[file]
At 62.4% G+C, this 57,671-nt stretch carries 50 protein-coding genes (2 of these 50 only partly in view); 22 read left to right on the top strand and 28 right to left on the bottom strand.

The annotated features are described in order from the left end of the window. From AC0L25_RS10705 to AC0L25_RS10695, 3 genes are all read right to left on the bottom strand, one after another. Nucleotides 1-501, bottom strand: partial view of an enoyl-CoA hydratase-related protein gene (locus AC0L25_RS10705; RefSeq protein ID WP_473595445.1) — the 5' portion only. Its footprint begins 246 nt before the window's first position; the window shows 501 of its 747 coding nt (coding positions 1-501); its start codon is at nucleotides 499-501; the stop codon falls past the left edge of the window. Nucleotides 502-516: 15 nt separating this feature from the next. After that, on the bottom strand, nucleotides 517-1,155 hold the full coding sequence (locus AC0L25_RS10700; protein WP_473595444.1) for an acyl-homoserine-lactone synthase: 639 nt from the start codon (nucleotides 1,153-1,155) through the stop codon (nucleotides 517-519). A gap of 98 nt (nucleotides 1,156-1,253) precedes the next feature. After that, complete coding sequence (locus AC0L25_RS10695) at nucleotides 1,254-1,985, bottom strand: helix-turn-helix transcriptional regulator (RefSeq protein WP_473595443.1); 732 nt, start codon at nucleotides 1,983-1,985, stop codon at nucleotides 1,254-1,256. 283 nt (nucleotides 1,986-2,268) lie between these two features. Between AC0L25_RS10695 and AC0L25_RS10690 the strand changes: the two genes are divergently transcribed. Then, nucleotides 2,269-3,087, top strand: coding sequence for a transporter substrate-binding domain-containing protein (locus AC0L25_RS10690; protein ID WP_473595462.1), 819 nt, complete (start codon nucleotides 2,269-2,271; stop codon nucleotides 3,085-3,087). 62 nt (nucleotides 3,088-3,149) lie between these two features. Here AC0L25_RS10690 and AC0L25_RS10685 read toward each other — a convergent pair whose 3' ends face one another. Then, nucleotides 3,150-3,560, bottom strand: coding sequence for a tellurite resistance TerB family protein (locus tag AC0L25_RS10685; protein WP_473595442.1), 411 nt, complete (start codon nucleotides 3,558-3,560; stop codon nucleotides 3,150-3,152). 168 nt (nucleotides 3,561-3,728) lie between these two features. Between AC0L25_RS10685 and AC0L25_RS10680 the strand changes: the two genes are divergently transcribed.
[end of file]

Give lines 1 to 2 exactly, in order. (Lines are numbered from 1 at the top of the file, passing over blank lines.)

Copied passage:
At 62.4% G+C, this 57,671-nt stretch carries 50 protein-coding genes (2 of these 50 only partly in view); 22 read left to right on the top strand and 28 right to left on the bottom strand.

The annotated features are described in order from the left end of the window. From AC0L25_RS10705 to AC0L25_RS10695, 3 genes are all read right to left on the bottom strand, one after another. Nucleotides 1-501, bottom strand: partial view of an enoyl-CoA hydratase-related protein gene (locus AC0L25_RS10705; RefSeq protein ID WP_473595445.1) — the 5' portion only. Its footprint begins 246 nt before the window's first position; the window shows 501 of its 747 coding nt (coding positions 1-501); its start codon is at nucleotides 499-501; the stop codon falls past the left edge of the window. Nucleotides 502-516: 15 nt separating this feature from the next. After that, on the bottom strand, nucleotides 517-1,155 hold the full coding sequence (locus AC0L25_RS10700; protein WP_473595444.1) for an acyl-homoserine-lactone synthase: 639 nt from the start codon (nucleotides 1,153-1,155) through the stop codon (nucleotides 517-519). A gap of 98 nt (nucleotides 1,156-1,253) precedes the next feature. After that, complete coding sequence (locus AC0L25_RS10695) at nucleotides 1,254-1,985, bottom strand: helix-turn-helix transcriptional regulator (RefSeq protein WP_473595443.1); 732 nt, start codon at nucleotides 1,983-1,985, stop codon at nucleotides 1,254-1,256. 283 nt (nucleotides 1,986-2,268) lie between these two features. Between AC0L25_RS10695 and AC0L25_RS10690 the strand changes: the two genes are divergently transcribed. Then, nucleotides 2,269-3,087, top strand: coding sequence for a transporter substrate-binding domain-containing protein (locus AC0L25_RS10690; protein ID WP_473595462.1), 819 nt, complete (start codon nucleotides 2,269-2,271; stop codon nucleotides 3,085-3,087). 62 nt (nucleotides 3,088-3,149) lie between these two features. Here AC0L25_RS10690 and AC0L25_RS10685 read toward each other — a convergent pair whose 3' ends face one another. Then, nucleotides 3,150-3,560, bottom strand: coding sequence for a tellurite resistance TerB family protein (locus tag AC0L25_RS10685; protein WP_473595442.1), 411 nt, complete (start codon nucleotides 3,558-3,560; stop codon nucleotides 3,150-3,152). 168 nt (nucleotides 3,561-3,728) lie between these two features. Between AC0L25_RS10685 and AC0L25_RS10680 the strand changes: the two genes are divergently transcribed.